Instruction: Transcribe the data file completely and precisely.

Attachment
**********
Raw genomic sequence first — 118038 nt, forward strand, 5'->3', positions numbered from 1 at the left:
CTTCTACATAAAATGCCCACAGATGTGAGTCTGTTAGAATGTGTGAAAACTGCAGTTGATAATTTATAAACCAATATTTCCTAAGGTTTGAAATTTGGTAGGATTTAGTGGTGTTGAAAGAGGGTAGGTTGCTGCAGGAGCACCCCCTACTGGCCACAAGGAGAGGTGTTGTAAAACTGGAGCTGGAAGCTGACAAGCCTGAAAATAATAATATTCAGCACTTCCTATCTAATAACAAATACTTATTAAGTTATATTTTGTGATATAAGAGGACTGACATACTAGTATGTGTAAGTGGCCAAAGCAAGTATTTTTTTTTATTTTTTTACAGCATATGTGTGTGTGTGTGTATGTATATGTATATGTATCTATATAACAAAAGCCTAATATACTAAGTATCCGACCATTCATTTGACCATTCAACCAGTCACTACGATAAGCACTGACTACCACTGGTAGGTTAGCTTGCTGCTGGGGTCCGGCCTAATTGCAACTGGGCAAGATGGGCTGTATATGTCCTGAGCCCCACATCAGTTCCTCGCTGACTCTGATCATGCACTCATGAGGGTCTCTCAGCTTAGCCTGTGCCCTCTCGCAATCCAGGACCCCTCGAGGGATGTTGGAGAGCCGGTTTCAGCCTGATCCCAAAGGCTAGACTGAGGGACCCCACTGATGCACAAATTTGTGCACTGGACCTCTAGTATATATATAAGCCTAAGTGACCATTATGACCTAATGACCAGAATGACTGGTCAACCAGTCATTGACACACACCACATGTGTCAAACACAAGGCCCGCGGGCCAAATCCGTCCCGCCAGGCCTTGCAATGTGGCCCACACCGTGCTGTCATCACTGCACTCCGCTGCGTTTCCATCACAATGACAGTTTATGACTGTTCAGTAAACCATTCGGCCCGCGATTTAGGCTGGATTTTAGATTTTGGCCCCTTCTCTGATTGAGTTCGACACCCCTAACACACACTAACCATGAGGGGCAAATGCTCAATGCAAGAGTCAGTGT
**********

Raw genomic sequence first — 118038 nt, forward strand, 5'->3', positions numbered from 1 at the left:
CTTCTACATAAAATGCCCACAGATGTGAGTCTGTTAGAATGTGTGAAAACTGCAGTTGATAATTTATAAACCAATATTTCCTAAGGTTTGAAATTTGGTAGGATTTAGTGGTGTTGAAAGAGGGTAGGTTGCTGCAGGAGCACCCCCTACTGGCCACAAGGAGAGGTGTTGTAAAACTGGAGCTGGAAGCTGACAAGCCTGAAAATAATAATATTCAGCACTTCCTATCTAATAACAAATACTTATTAAGTTATATTTTGTGATATAAGAGGACTGACATACTAGTATGTGTAAGTGGCCAAAGCAAGTATTTTTTTTTATTTTTTTACAGCATATGTGTGTGTGTGTGTATGTATATGTATATGTATCTATATAACAAAAGCCTAATATACTAAGTATCCGACCATTCATTTGACCATTCAACCAGTCACTACGATAAGCACTGACTACCACTGGTAGGTTAGCTTGCTGCTGGGGTCCGGCCTAATTGCAACTGGGCAAGATGGGCTGTATATGTCCTGAGCCCCACATCAGTTCCTCGCTGACTCTGATCATGCACTCATGAGGGTCTCTCAGCTTAGCCTGTGCCCTCTCGCAATCCAGGACCCCTCGAGGGATGTTGGAGAGCCGGTTTCAGCCTGATCCCAAAGGCTAGACTGAGGGACCCCACTGATGCACAAATTTGTGCACTGGACCTCTAGTATATATATAAGCCTAAGTGACCATTATGACCTAATGACCAGAATGACTGGTCAACCAGTCATTGACACACACCACATGTGTCAAACACAAGGCCCGCGGGCCAAATCCGTCCCGCCAGGCCTTGCAATGTGGCCCACACCGTGCTGTCATCACTGCACTCCGCTGCGTTTCCATCACAATGACAGTTTATGACTGTTCAGTAAACCATTCGGCCCGCGATTTAGGCTGGATTTTAGATTTTGGCCCCTTCTCTGATTGAGTTCGACACCCCTAACACACACTAACCATGAGGGGCAAATGCTCAATGCAAGAGTCAGTGT